Tory rebels help limit next PM's power to shut parliament to pursue no-deal Brexit

Aubrey Allegretti and Alan McGuinness, political reporters

Britain's next prime minister will struggle to shut parliament to force through a no-deal Brexit, after an extraordinary intervention from Tory MPs.

Discipline in Theresa May's ranks appeared to break down when cabinet ministers defied orders to block the move, helping to inflict a 41-vote defeat against the government on Thursday.

Mrs May's spokesman signalled no immediate punishment, saying it was for her successor to decide whether to sack them.

Tory leadership candidate Jeremy Hunt also missed the vote, saying he mistakenly thought he had been given permission to.

MPs had tried to use the last few days of Mrs May's premiership to make it harder for the next prime minister to close parliament in the run up to Brexit on 31 October.

Labour's Hilary Benn, one of the bid's co-sponsors, declared MPs could not go "missing in action" if the country was headed for a no-deal.

Tory former minister Alistair Burt, the other co-sponsor, added it was not about whether MPs would back deal or no-deal at the time but to be "certain" that "we would actually be here".

Boris Johnson has refused to rule out making the move - known as "proroguing" parliament - to ensure Brexit happens on Halloween "do or die".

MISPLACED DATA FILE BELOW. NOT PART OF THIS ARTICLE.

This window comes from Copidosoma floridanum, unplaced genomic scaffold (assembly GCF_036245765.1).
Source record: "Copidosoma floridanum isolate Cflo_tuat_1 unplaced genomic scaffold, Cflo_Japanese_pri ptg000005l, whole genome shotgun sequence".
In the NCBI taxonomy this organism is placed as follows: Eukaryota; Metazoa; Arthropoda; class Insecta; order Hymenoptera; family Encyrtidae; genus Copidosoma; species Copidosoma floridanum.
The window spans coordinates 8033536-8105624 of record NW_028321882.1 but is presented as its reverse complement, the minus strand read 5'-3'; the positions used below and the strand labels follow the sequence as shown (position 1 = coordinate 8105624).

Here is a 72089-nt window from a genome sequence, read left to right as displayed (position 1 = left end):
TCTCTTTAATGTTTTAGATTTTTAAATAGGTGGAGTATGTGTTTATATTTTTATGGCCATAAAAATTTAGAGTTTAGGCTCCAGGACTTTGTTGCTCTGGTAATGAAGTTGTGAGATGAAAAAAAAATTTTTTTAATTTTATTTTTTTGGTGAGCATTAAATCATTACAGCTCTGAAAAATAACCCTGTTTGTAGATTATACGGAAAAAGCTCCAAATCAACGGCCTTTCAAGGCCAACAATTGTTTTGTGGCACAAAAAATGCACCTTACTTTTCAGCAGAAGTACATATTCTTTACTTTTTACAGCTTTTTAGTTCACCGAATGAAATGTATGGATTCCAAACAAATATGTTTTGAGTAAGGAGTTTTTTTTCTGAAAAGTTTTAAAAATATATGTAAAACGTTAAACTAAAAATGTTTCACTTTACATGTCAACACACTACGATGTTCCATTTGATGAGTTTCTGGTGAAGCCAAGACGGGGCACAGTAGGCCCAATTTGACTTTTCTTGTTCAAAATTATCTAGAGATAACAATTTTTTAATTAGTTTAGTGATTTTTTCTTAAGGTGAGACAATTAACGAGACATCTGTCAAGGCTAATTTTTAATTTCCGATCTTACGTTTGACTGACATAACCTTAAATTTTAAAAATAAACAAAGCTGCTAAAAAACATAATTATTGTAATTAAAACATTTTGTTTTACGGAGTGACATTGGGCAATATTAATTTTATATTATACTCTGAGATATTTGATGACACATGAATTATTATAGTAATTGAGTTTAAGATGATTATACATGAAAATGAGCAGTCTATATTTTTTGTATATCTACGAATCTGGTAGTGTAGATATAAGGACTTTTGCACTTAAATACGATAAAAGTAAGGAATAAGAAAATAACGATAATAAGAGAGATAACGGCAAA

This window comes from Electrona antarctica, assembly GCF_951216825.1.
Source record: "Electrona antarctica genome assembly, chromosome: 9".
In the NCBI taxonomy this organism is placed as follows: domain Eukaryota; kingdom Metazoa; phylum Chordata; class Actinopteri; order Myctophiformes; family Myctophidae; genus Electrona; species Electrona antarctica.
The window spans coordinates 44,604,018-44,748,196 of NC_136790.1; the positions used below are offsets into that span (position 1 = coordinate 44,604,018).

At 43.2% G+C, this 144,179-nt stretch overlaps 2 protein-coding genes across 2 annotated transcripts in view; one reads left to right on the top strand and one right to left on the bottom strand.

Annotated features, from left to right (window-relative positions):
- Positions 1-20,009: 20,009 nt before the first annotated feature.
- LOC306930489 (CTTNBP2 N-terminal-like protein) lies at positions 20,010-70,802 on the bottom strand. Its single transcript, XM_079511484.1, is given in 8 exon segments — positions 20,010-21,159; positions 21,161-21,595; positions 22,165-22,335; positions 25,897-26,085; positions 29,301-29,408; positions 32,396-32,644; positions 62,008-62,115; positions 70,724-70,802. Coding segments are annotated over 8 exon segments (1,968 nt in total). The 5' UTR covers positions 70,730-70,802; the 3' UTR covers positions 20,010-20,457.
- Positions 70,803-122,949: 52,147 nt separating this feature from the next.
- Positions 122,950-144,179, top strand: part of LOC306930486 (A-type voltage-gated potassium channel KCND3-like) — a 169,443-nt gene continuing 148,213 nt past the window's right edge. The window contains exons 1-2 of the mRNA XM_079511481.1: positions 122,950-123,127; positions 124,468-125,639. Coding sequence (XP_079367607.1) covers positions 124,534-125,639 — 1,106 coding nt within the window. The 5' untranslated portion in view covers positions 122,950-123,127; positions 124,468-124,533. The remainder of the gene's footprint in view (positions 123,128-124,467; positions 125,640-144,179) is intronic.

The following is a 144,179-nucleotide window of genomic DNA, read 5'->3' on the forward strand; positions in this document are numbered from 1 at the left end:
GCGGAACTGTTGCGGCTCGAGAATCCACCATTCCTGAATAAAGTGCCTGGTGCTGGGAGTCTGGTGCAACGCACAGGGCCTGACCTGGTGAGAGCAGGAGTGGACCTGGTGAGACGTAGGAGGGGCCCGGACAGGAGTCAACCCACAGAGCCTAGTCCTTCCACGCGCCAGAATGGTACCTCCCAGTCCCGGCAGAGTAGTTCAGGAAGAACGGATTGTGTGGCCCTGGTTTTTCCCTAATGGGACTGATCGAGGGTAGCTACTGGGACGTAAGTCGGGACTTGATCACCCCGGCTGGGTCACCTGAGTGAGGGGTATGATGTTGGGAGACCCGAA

Mr Hunt has categorically denied he would employ the tactic, last used by Sir John Major in 1997 to prevent MPs debating the "cash for questions" scandal.

Labour leader Jeremy Corbyn described the vote as an "important victory" in the fight against a "disastrous no-deal".

He added: "Labour will do everything we can to prevent the next prime minister dragging us towards a no-deal Brexit."

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But the method of making proroguing harder infuriated some MPs, because it was tacked on as an amendment to new laws about Northern Ireland.

Nigel Dodds, the Democratic Unionist Party's Westminster leader, called the move "very disconcerting", while his MP colleague Ian Paisley attacked it as a "hijack".

As the vote kicked off, Chancellor Philip Hammond was spotted in Downing Street and digital minister Margot James resigned to vote against instructions and for the amendment.

The result - 315 in favour, 274 against - was helped by 17 Tory MPs who voted for the change and 30 who abstained.

Four cabinet ministers - Mr Hammond, Justice Secretary David Gauke, International Development Secretary Rory Stewart and Business Secretary Greg Clark - were among those who did not take part.

Ms James told Sky News that she thought it was time for her to "take a stand" and "ensure that parliament maintains its voice throughout this difficult period".

Mr Hammond, who is almost certain to return to the backbenches when the new PM takes over, made clear that he was supportive of efforts to stop proroguing.

"The Conservative Party has always, at its core, had a fundamental belief in the importance of strong institutions - and in a representative democracy there can be no more vital institution than it's (sic) Parliament," he wrote on Twitter.

"It should not be controversial to believe that Parliament be allowed to sit, and have a say, during a key period in our country's history."

Normally on such an important vote, MPs who break the whip would face punishment, but Mrs May's spokesman said she would deliver none.

"The prime minister is obviously disappointed that a number of ministers failed to vote in this afternoon's division," he said.

"No doubt her successor will take this into account when forming their government."